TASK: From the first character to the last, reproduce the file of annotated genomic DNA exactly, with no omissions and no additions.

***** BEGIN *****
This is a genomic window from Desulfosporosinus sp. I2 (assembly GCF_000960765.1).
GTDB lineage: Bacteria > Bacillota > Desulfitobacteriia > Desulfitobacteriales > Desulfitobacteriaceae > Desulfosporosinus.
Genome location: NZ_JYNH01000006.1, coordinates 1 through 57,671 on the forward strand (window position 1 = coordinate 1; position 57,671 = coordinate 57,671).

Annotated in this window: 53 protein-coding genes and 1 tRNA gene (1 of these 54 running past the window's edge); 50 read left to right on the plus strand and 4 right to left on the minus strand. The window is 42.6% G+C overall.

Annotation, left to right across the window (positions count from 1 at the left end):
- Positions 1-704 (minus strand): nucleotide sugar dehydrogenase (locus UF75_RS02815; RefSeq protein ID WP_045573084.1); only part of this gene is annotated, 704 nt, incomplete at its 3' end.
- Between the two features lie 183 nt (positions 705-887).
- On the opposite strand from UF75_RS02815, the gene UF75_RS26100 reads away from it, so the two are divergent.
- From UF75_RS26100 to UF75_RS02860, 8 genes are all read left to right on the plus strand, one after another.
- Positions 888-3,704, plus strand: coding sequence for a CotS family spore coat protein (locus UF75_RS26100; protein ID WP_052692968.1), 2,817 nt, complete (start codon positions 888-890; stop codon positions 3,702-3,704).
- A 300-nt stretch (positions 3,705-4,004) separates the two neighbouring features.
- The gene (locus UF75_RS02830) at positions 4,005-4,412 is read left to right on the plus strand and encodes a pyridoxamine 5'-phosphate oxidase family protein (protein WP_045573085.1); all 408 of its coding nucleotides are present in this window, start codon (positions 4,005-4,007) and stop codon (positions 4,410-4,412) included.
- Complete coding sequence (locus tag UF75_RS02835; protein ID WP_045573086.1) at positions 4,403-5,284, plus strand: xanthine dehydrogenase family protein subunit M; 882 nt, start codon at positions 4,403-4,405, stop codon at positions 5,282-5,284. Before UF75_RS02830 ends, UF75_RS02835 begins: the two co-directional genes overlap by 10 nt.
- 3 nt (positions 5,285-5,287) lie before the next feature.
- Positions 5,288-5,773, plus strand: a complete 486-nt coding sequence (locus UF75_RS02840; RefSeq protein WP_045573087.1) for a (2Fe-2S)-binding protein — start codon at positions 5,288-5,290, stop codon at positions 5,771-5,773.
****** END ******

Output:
This is a genomic window from Desulfosporosinus sp. I2 (assembly GCF_000960765.1).
GTDB lineage: Bacteria > Bacillota > Desulfitobacteriia > Desulfitobacteriales > Desulfitobacteriaceae > Desulfosporosinus.
Genome location: NZ_JYNH01000006.1, coordinates 1 through 57,671 on the forward strand (window position 1 = coordinate 1; position 57,671 = coordinate 57,671).

Annotated in this window: 53 protein-coding genes and 1 tRNA gene (1 of these 54 running past the window's edge); 50 read left to right on the plus strand and 4 right to left on the minus strand. The window is 42.6% G+C overall.

Annotation, left to right across the window (positions count from 1 at the left end):
- Positions 1-704 (minus strand): nucleotide sugar dehydrogenase (locus UF75_RS02815; RefSeq protein ID WP_045573084.1); only part of this gene is annotated, 704 nt, incomplete at its 3' end.
- Between the two features lie 183 nt (positions 705-887).
- On the opposite strand from UF75_RS02815, the gene UF75_RS26100 reads away from it, so the two are divergent.
- From UF75_RS26100 to UF75_RS02860, 8 genes are all read left to right on the plus strand, one after another.
- Positions 888-3,704, plus strand: coding sequence for a CotS family spore coat protein (locus UF75_RS26100; protein ID WP_052692968.1), 2,817 nt, complete (start codon positions 888-890; stop codon positions 3,702-3,704).
- A 300-nt stretch (positions 3,705-4,004) separates the two neighbouring features.
- The gene (locus UF75_RS02830) at positions 4,005-4,412 is read left to right on the plus strand and encodes a pyridoxamine 5'-phosphate oxidase family protein (protein WP_045573085.1); all 408 of its coding nucleotides are present in this window, start codon (positions 4,005-4,007) and stop codon (positions 4,410-4,412) included.
- Complete coding sequence (locus tag UF75_RS02835; protein ID WP_045573086.1) at positions 4,403-5,284, plus strand: xanthine dehydrogenase family protein subunit M; 882 nt, start codon at positions 4,403-4,405, stop codon at positions 5,282-5,284. Before UF75_RS02830 ends, UF75_RS02835 begins: the two co-directional genes overlap by 10 nt.
- 3 nt (positions 5,285-5,287) lie before the next feature.
- Positions 5,288-5,773, plus strand: a complete 486-nt coding sequence (locus UF75_RS02840; RefSeq protein WP_045573087.1) for a (2Fe-2S)-binding protein — start codon at positions 5,288-5,290, stop codon at positions 5,771-5,773.